My mom, one of 10 kids, grew up on a Minnesota dairy, where coffee was an appropriate beverage regardless of one’s age — something about helping the kids stay awake so they could work.
Anyway, I did not grow up on a farm, but I was raised with that same coffee-is-OK philosophy, and thus did I begin drinking it regularly at about age 7. I’d get up for school, read the Oregonian and have my cinnamon toast and coffee — often dunking the former into the latter.
And I’m something of a primitive when it comes to coffee: I like it black and extremely hot, and instant is OK by me.
I was in my early 20s when designer coffee began to take hold, and to me the notion of a triple-mocha-latte-frappuccino seemed like the most ridiculous thing in the world. I even remarked that it was just a fad that would never last (and one sister-in-law, a $4 coffee devotee, always delights in reminding me how wrong I was).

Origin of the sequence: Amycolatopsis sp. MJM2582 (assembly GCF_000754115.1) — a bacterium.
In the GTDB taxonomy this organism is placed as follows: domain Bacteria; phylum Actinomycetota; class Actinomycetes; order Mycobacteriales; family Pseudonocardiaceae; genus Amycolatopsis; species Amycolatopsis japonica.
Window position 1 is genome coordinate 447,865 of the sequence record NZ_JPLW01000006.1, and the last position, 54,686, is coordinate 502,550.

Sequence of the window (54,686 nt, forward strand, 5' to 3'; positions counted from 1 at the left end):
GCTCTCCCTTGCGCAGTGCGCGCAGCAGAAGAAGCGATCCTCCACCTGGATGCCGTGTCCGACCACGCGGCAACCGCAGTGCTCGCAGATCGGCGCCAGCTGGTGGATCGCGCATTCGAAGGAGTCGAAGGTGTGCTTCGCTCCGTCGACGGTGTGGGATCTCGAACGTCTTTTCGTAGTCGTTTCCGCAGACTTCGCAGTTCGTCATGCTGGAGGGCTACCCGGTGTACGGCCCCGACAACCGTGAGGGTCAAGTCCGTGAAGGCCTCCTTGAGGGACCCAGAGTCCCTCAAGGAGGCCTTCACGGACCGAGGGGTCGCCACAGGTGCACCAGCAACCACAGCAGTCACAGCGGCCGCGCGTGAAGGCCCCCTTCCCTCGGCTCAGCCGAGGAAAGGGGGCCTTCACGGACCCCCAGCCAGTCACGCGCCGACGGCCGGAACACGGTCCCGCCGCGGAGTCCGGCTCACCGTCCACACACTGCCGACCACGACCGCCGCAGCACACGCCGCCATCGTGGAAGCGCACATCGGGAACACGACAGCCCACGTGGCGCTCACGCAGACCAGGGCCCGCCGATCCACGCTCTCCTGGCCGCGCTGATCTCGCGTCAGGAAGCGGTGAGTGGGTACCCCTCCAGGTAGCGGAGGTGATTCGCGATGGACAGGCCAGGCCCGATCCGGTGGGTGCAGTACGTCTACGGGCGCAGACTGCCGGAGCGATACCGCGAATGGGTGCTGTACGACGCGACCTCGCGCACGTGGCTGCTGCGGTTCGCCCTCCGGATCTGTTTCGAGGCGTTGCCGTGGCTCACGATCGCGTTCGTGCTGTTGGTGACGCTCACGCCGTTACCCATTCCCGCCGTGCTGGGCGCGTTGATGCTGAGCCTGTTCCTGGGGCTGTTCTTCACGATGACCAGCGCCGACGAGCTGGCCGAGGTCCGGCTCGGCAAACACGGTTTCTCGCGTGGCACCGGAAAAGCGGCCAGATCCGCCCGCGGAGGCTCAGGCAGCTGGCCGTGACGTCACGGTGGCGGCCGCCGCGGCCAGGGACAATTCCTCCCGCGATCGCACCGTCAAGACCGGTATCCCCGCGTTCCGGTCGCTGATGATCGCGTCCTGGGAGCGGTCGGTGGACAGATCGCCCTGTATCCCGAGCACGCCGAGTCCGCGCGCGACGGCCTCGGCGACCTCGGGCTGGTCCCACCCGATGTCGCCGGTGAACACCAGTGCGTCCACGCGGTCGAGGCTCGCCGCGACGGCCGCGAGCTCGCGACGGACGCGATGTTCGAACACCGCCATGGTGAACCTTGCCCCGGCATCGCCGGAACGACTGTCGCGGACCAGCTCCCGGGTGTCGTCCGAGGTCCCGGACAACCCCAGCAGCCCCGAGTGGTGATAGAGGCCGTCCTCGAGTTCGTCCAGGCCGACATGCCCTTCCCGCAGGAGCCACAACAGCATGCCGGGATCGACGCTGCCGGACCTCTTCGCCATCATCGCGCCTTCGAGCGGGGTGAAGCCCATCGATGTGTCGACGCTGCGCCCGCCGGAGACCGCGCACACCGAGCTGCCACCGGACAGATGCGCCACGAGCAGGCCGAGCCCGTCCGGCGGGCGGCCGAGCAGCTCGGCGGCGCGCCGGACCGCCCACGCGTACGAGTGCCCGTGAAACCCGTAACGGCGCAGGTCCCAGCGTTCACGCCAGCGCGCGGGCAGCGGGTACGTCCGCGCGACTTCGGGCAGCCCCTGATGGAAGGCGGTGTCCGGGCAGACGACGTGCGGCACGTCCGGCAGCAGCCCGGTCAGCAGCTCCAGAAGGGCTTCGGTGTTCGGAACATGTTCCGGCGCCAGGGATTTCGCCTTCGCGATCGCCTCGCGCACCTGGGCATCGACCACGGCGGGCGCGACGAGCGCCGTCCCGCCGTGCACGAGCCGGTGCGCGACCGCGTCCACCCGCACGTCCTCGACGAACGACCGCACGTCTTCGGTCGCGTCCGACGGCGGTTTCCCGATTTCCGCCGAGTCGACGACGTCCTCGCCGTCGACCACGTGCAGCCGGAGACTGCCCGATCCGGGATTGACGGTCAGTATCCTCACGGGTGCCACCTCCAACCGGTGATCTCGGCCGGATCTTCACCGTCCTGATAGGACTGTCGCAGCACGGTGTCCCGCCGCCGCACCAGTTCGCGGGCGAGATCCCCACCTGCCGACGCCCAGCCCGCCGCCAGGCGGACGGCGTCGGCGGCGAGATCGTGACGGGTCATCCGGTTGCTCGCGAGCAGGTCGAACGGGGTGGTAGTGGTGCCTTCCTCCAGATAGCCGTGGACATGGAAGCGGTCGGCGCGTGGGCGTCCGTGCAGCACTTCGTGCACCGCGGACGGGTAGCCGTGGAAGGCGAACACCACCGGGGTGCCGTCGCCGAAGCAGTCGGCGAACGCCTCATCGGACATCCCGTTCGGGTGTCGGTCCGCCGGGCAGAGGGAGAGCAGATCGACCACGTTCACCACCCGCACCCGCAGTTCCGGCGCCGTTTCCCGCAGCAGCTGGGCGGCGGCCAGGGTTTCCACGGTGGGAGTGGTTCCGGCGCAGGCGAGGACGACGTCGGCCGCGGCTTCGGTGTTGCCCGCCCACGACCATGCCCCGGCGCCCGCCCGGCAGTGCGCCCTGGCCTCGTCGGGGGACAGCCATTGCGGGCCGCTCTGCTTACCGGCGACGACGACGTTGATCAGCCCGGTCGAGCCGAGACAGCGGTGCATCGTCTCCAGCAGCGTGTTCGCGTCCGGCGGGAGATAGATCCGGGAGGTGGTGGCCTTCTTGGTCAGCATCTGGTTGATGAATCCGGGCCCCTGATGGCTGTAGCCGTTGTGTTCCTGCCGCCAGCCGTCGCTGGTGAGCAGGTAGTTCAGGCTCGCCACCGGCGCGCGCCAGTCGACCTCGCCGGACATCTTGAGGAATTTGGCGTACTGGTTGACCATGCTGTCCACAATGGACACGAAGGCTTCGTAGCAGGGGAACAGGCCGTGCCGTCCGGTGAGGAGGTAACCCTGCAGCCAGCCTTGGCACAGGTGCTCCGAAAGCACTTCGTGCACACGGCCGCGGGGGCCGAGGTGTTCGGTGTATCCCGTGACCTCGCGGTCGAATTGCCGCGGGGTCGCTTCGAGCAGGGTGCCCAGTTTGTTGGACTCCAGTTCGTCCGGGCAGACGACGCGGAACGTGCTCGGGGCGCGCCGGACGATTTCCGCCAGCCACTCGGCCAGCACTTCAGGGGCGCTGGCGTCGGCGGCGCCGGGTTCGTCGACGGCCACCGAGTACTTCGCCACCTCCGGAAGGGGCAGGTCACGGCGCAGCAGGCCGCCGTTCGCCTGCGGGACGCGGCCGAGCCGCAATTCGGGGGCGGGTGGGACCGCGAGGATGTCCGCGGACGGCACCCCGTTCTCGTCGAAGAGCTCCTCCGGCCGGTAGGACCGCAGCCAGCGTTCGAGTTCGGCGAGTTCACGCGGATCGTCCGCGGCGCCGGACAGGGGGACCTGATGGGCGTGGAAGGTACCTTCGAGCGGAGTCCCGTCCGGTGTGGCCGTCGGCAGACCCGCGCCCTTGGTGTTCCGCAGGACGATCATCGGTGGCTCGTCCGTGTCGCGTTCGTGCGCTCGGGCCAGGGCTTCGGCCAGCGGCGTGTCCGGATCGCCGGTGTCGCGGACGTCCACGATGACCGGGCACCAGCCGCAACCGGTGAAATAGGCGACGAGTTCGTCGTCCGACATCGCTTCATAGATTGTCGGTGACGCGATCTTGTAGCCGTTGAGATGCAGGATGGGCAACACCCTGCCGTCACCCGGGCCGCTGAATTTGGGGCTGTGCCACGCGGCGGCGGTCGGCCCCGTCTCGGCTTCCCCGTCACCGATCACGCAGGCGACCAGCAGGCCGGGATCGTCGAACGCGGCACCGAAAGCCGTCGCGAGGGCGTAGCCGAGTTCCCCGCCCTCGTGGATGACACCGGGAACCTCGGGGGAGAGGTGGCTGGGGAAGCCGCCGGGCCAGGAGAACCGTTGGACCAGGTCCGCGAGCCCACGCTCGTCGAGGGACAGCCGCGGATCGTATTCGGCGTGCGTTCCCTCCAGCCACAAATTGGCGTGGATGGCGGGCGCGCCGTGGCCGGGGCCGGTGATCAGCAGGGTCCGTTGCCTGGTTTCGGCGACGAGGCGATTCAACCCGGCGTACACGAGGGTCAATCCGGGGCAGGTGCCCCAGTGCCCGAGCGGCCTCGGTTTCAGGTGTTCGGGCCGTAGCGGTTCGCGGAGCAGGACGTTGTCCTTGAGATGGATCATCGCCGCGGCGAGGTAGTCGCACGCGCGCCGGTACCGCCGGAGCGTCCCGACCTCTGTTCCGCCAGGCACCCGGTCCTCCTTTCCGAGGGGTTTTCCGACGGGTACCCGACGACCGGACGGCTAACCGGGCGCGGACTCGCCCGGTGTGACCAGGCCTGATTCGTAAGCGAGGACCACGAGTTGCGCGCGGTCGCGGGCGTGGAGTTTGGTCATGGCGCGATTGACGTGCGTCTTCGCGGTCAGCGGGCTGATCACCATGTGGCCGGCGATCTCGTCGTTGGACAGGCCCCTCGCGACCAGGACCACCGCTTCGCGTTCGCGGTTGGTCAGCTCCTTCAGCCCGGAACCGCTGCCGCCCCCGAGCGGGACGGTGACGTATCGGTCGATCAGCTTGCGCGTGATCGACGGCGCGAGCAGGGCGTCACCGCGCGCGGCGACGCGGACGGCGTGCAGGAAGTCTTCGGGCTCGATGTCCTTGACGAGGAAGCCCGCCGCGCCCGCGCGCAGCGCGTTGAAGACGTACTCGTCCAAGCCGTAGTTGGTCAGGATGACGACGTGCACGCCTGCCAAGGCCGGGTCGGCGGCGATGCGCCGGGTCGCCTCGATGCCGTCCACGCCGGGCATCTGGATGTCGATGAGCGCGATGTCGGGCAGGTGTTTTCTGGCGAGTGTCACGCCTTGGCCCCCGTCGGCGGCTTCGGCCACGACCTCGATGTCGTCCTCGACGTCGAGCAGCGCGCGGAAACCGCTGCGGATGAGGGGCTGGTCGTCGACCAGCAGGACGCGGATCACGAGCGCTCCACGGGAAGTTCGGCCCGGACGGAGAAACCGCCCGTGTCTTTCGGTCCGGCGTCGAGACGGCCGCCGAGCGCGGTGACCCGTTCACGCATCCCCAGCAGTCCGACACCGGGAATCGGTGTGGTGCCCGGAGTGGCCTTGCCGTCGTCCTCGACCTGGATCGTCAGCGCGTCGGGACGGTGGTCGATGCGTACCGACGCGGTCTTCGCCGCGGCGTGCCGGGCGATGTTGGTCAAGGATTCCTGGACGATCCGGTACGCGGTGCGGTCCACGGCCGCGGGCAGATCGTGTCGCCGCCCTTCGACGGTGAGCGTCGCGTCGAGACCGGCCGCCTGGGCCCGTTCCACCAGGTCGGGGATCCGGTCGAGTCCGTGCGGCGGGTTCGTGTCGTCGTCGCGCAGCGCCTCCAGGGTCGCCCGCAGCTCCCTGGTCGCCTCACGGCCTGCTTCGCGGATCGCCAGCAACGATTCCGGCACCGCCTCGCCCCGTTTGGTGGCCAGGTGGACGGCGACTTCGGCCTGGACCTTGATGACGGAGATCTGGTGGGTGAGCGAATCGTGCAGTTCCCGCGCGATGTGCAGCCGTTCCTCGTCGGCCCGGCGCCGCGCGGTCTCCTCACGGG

Still, I can’t help but sort of laugh at the spendy coffee crowd. To them, the drink is some sort of gourmet recreational experience, where as to me it is something hot, black and bitter — and, I suppose, energizing — that I start, and punctuate, each day with.
My general rule is at most four cups per day, all before 5 p.m., at which point I switch to beer. Of course, sometimes I have more than four cups, and sometimes I shift to beer earlier; just depends on the day.
I do try to hold the coffee consumption in check, though, lest I end up like news editor Kim Jackson did one day some years back: on a gurney, being hauled out of here by EMTs.
We feared Kim was having a heart attack; turns out his discomfort was traced to the “10 cups” of coffee he’d just drank in a three-hour period.
Further discomfort was traced to the photo Mark Ylen shot of him being carried away; the middle-finger salute toward the camera was a giveaway.